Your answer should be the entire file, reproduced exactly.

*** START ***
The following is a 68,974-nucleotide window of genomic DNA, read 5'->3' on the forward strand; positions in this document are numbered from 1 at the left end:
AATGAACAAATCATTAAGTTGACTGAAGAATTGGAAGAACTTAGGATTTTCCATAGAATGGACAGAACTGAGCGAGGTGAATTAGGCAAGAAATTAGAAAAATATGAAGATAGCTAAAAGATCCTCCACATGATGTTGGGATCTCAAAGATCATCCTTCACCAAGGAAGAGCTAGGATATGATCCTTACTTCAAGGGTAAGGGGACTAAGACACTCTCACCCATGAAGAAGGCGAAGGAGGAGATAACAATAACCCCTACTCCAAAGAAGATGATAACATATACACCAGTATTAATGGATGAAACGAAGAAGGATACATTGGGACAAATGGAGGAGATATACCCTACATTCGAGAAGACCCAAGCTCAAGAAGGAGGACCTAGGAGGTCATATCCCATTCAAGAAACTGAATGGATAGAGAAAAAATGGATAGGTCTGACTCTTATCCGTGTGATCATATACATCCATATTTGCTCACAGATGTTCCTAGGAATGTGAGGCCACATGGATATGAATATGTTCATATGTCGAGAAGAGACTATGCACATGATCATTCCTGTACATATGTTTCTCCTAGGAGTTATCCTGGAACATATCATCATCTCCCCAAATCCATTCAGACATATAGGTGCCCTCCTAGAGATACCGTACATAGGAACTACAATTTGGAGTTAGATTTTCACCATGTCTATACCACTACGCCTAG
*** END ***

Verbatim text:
The following is a 68,974-nucleotide window of genomic DNA, read 5'->3' on the forward strand; positions in this document are numbered from 1 at the left end:
AATGAACAAATCATTAAGTTGACTGAAGAATTGGAAGAACTTAGGATTTTCCATAGAATGGACAGAACTGAGCGAGGTGAATTAGGCAAGAAATTAGAAAAATATGAAGATAGCTAAAAGATCCTCCACATGATGTTGGGATCTCAAAGATCATCCTTCACCAAGGAAGAGCTAGGATATGATCCTTACTTCAAGGGTAAGGGGACTAAGACACTCTCACCCATGAAGAAGGCGAAGGAGGAGATAACAATAACCCCTACTCCAAAGAAGATGATAACATATACACCAGTATTAATGGATGAAACGAAGAAGGATACATTGGGACAAATGGAGGAGATATACCCTACATTCGAGAAGACCCAAGCTCAAGAAGGAGGACCTAGGAGGTCATATCCCATTCAAGAAACTGAATGGATAGAGAAAAAATGGATAGGTCTGACTCTTATCCGTGTGATCATATACATCCATATTTGCTCACAGATGTTCCTAGGAATGTGAGGCCACATGGATATGAATATGTTCATATGTCGAGAAGAGACTATGCACATGATCATTCCTGTACATATGTTTCTCCTAGGAGTTATCCTGGAACATATCATCATCTCCCCAAATCCATTCAGACATATAGGTGCCCTCCTAGAGATACCGTACATAGGAACTACAATTTGGAGTTAGATTTTCACCATGTCTATACCACTACGCCTAG